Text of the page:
Whether intended by the author or not, I like to look for deeper meanings when I read. I like it when I can apply aspects or ideas from a book to parts of my life—it brings a little more to the experience of reading a book; it makes it more real. Now as to whether the meanings I find are intended by the author or not, I can’t say for sure. But I will say that, as an author, I place meanings in my writing; it actually drives why I write most of the time. I want to find a way to convey something that is important to me through a plot and a character.
In AP English in high school, I always wondered if we were reading more into a text than the original author intended. I suspected that we were—we were placing words in their mouth, so to speak. Now, though, I think I was wrong. Authors know exactly which words they use and why. They agonize over tiny things to make sure what they say is what they mean (and also that it is well obscured and has to be considered, not just blatantly thrown at the reader). So with that in mind, I want to say what I learned from Vango by Timothée de Fombelle.
This is not a novel of incredible and profound writing, but it is complex and speaks of serious things in a very unassuming way. The story itself is well designed and interesting. The themes are well laid out. It took me a little while to fully comprehend what became for me the underlying message. It is one that every person alive asks of themselves at one time (at least one time) in their life. If they like the answer, perhaps they don’t ask again.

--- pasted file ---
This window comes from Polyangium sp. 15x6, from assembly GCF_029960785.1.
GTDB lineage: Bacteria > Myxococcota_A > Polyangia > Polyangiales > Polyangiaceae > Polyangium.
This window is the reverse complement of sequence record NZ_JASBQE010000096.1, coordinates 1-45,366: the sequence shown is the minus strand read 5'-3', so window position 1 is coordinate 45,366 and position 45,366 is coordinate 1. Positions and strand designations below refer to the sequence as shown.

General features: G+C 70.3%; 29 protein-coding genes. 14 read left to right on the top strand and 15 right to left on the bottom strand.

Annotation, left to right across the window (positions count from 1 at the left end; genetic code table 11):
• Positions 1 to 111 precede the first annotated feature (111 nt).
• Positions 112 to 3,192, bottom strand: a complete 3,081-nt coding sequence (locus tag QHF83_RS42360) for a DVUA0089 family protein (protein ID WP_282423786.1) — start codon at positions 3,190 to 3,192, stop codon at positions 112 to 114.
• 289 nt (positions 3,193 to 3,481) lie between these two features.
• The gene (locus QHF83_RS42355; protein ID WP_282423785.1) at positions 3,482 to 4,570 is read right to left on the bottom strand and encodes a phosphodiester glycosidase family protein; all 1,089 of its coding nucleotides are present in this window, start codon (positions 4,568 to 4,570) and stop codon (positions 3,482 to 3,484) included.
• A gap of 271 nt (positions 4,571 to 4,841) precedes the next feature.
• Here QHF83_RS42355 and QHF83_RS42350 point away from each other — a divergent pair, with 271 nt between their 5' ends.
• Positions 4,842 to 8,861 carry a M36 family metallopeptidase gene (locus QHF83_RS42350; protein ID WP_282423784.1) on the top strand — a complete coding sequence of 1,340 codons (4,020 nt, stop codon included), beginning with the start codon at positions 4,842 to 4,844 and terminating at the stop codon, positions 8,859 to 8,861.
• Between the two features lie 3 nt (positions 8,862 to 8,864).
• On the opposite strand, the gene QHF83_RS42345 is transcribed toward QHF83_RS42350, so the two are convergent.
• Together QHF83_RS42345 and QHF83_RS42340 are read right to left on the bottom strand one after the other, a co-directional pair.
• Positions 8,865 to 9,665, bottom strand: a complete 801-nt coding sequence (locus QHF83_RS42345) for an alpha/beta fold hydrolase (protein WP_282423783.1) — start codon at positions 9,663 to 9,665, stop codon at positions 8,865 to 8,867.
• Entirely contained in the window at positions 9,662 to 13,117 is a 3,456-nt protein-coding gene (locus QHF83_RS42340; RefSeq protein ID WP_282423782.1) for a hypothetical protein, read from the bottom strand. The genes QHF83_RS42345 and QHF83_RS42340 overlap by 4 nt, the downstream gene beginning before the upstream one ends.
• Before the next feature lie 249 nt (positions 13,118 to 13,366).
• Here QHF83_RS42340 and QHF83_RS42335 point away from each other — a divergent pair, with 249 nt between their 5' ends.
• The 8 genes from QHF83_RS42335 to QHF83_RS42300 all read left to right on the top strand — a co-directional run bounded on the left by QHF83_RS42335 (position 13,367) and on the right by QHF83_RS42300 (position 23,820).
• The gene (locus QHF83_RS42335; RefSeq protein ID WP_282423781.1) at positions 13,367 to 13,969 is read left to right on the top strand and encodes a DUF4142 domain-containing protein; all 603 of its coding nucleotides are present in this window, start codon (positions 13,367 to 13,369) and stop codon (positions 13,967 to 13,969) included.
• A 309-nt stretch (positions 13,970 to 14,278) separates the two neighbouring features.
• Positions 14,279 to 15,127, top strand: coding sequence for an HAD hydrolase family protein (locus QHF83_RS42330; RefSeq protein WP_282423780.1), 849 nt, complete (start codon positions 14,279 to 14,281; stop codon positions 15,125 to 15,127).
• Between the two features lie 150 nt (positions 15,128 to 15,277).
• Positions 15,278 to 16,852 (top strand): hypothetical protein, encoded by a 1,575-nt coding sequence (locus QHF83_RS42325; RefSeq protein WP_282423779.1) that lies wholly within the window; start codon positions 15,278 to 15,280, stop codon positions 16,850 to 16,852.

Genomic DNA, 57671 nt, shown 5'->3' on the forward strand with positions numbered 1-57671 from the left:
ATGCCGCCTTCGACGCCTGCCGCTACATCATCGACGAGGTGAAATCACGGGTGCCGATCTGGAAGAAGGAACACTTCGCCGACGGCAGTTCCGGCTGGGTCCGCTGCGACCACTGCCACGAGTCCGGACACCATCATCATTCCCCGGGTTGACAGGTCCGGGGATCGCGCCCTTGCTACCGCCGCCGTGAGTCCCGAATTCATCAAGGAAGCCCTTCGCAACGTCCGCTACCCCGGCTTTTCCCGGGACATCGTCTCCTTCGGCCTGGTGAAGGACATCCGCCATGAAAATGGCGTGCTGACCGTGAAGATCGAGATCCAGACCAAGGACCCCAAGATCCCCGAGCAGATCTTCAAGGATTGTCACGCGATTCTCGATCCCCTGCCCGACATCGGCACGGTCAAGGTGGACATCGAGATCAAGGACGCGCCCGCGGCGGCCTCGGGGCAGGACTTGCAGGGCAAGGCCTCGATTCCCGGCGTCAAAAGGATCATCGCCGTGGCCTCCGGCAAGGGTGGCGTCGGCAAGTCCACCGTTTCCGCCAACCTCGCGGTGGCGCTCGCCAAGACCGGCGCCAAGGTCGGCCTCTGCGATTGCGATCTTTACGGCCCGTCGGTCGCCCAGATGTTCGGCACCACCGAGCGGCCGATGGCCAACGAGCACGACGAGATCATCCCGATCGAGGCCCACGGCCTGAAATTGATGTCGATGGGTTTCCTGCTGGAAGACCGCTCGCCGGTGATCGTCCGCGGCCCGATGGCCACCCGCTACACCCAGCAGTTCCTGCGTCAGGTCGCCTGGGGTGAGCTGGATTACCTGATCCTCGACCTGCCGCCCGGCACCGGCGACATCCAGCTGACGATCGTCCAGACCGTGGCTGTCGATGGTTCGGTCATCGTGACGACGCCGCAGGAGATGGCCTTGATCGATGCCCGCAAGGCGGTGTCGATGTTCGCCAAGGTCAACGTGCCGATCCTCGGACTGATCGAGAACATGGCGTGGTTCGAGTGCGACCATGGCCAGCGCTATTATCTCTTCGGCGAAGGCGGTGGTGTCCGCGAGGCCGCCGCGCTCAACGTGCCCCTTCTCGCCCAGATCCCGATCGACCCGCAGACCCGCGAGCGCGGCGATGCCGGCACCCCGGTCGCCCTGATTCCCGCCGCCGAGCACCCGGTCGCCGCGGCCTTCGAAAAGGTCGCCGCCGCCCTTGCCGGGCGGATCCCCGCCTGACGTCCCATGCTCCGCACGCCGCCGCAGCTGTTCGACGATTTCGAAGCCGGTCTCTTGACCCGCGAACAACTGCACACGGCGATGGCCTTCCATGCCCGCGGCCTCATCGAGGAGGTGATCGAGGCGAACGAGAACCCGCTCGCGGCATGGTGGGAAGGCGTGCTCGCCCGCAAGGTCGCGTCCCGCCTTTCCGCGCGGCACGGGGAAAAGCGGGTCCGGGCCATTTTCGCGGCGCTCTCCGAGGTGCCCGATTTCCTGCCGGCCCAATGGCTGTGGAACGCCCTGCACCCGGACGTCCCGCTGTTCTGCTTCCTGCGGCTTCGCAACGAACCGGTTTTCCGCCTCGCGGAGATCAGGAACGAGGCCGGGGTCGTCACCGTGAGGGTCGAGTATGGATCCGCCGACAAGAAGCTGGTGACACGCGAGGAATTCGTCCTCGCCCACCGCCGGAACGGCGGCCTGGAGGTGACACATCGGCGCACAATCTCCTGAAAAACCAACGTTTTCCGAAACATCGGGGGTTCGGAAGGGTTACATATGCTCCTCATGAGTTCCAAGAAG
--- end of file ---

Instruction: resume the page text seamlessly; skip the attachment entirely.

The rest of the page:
If they don’t like the answer, perhaps they bury the question far down within themselves with the hope that it never surfaces again. Some people, maybe more than I think, take that answer and evaluate themselves against it. They wonder if the answer is what they desire it to be. And if not, they do something about it. And perhaps if it is what they hoped, or close to it, they might still make changes to improve upon it.
Who Am I?
The question they ask is: Who am I?
That is the question posed by Vango, page after page, in a most unobtrusive and clever way. Unobtrusive because it is given to you from the outset, but the writing is so good that the reader does not even realize how universal the question is, nor does the reader quite comprehend that the question has been posed. Vango’s circumstances are so unique that it took me about 200 pages before I finally said to myself, “This is not Vango that he is writing about, it is me.”
Who am I? Who are you? Who is anyone?